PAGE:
By Miriam Spritzer
“It is not easy to be a pioneer”, was literally what I told Maria Caruso after seeing her Metamorphosis at the Lyric Theatre in the West End. The thing about that phrase is that although her performance is simply described as a 50 minute autobiographical dance solo, it is so much more than that.
Unlike most traditional dance performances, Metamorphosis is not so much about the technique and movement, although these elements are indeed strongly there. It is actually about the complex and deep storytelling through movement. And while it is impressive to see a dancer on stage for that long and her moves are gorgeous, it is the theatrical element of it that really stays with the audience. One doesn’t necessarily remember the jumps or how high a leg goes, but each sensation that was elicited as the performances goes through her changes in pain, joy, fear and balance. Maybe that is why it is difficult for most to pinpoint what the show is. It is not just dance or theatre, it is a little bit of both.
In any case, Maria Carusos’s Metamorphosis arrived at one of the most traditional theaters in London after an off-broadway run and a few stops around the globe. Any uncertainty of how the British audience would welcome her unique show was washed away as soon as she was met with a long applause and a full room of enthusiastic folks ready to engage at the talk back with the audience right after the performance.
Just like that, the 967 seat theatre felt like it was transformed into an intimate party, with a lot of guests, in the living room of her house. Questions and comments popped up from all sides of the theatre. People wanted to share what they thought and felt as well as wanted to know how she came up with different moments of the choreography. And, same as in her dancing, she does not hide anything, even when the questions will touch incredibly difficult moments related to eating disorders and miscarriages, but never with self pity or a defeating tone.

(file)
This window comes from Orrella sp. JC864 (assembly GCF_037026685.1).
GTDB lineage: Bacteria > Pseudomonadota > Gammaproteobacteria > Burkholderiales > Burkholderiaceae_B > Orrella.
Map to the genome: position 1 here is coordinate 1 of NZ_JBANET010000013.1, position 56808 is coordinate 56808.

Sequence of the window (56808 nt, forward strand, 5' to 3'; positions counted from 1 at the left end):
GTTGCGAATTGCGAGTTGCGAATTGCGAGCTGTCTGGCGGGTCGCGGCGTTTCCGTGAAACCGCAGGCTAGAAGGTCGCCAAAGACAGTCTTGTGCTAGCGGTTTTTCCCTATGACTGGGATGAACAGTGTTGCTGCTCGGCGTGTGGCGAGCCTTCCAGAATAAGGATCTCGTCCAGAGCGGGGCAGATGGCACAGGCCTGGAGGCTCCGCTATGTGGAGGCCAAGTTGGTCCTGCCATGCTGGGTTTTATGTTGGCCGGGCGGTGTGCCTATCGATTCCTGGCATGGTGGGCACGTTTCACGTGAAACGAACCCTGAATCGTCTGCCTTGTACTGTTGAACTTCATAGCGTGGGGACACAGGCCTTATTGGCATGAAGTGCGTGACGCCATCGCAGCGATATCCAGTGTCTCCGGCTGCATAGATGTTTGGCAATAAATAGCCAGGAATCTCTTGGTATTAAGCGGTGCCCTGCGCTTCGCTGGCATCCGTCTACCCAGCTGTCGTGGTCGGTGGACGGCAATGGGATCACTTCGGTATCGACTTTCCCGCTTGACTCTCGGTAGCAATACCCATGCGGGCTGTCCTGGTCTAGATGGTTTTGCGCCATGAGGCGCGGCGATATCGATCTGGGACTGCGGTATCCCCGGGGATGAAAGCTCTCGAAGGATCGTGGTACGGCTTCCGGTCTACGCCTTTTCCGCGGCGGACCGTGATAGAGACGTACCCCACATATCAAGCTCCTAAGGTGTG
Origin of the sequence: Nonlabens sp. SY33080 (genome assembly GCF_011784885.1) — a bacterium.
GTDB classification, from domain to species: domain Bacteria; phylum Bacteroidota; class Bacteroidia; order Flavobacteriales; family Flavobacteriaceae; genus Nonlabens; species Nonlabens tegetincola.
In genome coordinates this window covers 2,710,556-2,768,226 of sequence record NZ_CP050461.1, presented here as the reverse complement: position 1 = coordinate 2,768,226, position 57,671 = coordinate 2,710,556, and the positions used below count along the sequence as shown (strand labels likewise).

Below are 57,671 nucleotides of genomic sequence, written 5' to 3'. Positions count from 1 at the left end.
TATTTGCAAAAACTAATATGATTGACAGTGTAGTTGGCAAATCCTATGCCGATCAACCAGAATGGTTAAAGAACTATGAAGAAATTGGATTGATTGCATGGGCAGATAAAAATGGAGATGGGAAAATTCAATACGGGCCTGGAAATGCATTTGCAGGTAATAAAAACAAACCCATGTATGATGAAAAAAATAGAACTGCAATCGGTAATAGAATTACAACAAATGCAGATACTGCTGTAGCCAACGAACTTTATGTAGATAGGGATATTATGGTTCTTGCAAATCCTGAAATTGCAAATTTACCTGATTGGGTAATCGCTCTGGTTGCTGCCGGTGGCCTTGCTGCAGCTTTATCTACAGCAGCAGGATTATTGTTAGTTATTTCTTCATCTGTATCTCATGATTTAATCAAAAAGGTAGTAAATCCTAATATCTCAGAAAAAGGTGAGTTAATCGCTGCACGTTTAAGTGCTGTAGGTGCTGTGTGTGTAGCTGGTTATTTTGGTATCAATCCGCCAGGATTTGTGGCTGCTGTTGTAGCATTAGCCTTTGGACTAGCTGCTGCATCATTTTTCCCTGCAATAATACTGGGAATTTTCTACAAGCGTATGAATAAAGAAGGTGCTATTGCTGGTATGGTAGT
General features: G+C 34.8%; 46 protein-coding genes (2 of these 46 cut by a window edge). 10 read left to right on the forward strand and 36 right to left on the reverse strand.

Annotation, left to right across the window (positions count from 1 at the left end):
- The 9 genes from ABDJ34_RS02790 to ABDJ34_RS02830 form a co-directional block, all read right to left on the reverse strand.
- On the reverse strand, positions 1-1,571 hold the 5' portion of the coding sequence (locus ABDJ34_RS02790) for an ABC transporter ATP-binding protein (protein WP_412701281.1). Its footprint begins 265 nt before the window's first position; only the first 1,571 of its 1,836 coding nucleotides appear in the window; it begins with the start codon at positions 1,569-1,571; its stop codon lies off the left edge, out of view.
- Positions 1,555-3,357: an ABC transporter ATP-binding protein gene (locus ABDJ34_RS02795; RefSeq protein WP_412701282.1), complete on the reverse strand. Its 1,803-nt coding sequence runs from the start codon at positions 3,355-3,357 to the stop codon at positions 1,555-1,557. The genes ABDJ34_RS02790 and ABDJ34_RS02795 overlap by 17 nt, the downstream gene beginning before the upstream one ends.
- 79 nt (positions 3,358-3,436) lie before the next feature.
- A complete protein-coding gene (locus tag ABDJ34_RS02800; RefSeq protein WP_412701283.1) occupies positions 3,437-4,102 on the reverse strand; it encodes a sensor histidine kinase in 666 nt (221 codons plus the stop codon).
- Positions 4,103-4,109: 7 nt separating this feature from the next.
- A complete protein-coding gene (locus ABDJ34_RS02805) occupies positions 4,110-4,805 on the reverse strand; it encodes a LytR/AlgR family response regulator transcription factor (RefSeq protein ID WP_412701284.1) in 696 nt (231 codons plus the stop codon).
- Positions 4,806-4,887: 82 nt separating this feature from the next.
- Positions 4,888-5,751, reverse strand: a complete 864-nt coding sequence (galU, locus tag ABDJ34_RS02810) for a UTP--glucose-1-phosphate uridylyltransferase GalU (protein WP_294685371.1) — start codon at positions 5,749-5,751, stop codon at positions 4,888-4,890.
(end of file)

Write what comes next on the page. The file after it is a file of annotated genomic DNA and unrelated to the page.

As shown in her performances, Maria has learned from all these experiences and became the dancer and woman she is today, her optimism is part of her strength and growth. When witnessing her performance as well as her exchanges with the audience, it is easy to realize that Maria might be one of the bravest dancers and choreographers out there today.
Maybe it is still too soon for us to fully understand what effects this viceral theatrical dance solo will create in the industry. But a door has been opened. And, my guess is that in years to come these lines between each of the performing arts sector will become more blurry and Maria has certainly contributed to that.
If there is a life for Metamorphosis after London, it is up for Maria Caruso to decide still. What was developed as a way to say farewell to the stage part of her life, has taken her into an international adventure that wasn’t in the plan. Regardless of what the next step is for this dancer’s life, it will be worth getting a front row seat.